This is my column for the latest issue of our local paper. Obviously, I'm not a doctor, so I apologize if I don't have all my facts exactly right--if you believe you have depression, don't make decisions based on my one little blog entry; talk to your doctor.
It’s no surprise to any of us that men and women are different. We think differently, we use language differently, we are different when it comes to friendships and even simple things like the way we use the telephone.
It took a long time for the medical community to recognize that men and women are very different in some very important ways that go beyond our plumbing and hormones. For instance, many years ago most research on heart disease was done on men, and women were assumed to be just the same in the ways heart disease affects us, the symptoms we have, and so forth. Then it was discovered that this isn’t the case. The classic heart attack symptom—crushing pain in the chest that radiates to the arm and jaw—is common in men, and when a man appears at a hospital ER with this symptom it’s immediately recognized as a heart attack and treated accordingly. But women don’t always have this symptom when they have heart attacks; they may have nausea, or more vague complaints, so for a long time ER staff would not immediately recognize what was going on, but might diagnose anxiety or indigestion. Fortunately, as doctors have learned more about the differences between men’s heart attacks and women’s heart attacks, this is changing.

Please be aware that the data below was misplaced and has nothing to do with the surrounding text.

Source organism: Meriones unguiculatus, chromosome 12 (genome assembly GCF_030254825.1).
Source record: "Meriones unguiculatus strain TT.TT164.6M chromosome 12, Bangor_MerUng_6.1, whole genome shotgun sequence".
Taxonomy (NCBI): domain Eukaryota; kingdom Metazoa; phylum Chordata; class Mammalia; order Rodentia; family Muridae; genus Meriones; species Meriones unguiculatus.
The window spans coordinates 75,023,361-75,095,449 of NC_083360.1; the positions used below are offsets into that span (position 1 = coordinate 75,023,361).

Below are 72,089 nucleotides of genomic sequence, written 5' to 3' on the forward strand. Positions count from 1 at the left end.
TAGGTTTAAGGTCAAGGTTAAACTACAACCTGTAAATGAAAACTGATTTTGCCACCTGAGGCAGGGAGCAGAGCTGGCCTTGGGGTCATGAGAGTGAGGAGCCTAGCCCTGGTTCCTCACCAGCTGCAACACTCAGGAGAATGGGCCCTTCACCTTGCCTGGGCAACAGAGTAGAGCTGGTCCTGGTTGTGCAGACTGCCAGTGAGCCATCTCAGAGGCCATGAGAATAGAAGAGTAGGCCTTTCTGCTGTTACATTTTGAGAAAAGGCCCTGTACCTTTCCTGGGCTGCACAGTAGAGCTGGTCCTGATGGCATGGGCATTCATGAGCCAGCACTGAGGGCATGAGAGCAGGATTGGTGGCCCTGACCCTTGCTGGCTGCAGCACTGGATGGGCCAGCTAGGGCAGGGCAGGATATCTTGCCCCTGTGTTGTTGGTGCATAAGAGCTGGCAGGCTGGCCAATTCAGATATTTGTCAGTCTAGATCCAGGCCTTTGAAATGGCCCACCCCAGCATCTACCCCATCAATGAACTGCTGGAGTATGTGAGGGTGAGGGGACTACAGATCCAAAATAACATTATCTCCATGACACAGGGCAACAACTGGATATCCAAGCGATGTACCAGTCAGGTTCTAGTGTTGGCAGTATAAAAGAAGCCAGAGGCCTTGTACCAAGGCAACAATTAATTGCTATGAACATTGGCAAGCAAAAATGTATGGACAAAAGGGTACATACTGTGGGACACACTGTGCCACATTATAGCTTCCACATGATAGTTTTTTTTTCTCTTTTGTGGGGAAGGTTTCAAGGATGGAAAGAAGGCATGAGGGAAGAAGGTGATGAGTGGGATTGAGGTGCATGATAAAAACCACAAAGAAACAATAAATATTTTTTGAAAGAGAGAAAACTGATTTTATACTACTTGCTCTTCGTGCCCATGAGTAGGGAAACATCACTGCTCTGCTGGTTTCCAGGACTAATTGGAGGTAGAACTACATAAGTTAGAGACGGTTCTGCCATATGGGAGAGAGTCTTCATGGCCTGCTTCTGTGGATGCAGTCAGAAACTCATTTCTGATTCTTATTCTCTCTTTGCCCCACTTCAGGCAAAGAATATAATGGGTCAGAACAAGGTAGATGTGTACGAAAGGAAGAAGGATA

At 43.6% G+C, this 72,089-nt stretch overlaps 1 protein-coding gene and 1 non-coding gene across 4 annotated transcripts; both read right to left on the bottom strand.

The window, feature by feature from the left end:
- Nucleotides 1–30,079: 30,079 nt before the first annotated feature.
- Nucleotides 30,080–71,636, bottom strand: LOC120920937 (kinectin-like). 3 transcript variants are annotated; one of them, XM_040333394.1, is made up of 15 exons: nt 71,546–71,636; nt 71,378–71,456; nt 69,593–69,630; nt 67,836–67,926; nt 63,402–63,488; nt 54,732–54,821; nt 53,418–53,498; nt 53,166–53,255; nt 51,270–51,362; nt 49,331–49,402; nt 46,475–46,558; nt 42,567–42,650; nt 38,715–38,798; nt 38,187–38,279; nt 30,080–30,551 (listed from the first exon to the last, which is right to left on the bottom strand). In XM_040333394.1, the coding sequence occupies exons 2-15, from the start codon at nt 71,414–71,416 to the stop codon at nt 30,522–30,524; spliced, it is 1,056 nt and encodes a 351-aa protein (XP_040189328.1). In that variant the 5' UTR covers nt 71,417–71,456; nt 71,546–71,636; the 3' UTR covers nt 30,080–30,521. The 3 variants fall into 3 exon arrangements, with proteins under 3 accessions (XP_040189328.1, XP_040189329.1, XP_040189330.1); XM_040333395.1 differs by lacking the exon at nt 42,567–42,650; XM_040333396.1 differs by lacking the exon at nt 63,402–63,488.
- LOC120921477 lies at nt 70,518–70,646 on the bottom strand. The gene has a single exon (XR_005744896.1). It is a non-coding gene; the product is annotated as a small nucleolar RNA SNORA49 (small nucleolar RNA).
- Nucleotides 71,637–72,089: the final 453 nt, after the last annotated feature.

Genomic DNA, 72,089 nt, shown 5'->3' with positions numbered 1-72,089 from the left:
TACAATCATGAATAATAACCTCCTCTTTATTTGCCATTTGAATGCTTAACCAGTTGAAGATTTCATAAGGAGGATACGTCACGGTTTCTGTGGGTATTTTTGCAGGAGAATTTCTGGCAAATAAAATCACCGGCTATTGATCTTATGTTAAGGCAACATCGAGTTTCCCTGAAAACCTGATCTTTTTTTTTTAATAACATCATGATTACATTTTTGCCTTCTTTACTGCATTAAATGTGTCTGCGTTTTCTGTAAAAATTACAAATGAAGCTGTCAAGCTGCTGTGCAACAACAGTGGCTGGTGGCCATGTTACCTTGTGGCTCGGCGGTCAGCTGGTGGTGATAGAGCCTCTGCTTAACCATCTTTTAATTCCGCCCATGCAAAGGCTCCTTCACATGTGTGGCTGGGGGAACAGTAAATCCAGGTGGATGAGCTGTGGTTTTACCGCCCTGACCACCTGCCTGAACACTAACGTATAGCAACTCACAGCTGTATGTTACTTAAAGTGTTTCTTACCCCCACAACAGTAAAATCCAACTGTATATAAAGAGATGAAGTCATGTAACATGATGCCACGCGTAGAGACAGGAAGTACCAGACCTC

There was a cover story in Newsweek magazine recently about another health-related difference between men and women. It has to do with depression. For a long time it was assumed that many more women than men suffered from depression. But here lately we’re finding that depression, like heart disease, is an equal-opportunity illness. It just manifests itself in different ways. The classic symptoms of depression, such as spending lots of time crying or sleeping, are more commonly women’s symptoms. Men with depression tend to lash out with anger, or drink too much, so we don’t always recognize them as depressed. One man in the article said something like, “I had no idea I was living with depression. I just thought I was a jerk.” But once his depression was correctly diagnosed and treated, he wasn’t such a jerk anymore.
Why is this important? Just like heart attacks tended to be fatal for women more often before we came to understand the different symptoms women have, depression tends to be fatal for men more often as far more men than women successfully commit suicide. Men tend not to seek treatment for depression, partly because it’s still seen in our culture as “unmanly.” Or they might deal with the alcoholism or drug addiction that has become part of their lives as a result of trying to self-medicate their depression, but not deal with the depression itself. Or they might not realize they even need treatment—who goes to the doctor complaining of being a jerk?
Depression is an illness, just like heart disease. It’s not a character flaw but a brain disease that can be treated with medication and therapy. There is no more shame in having depression than there is in having the flu. Men, this goes for you, too. Talk to your doctor.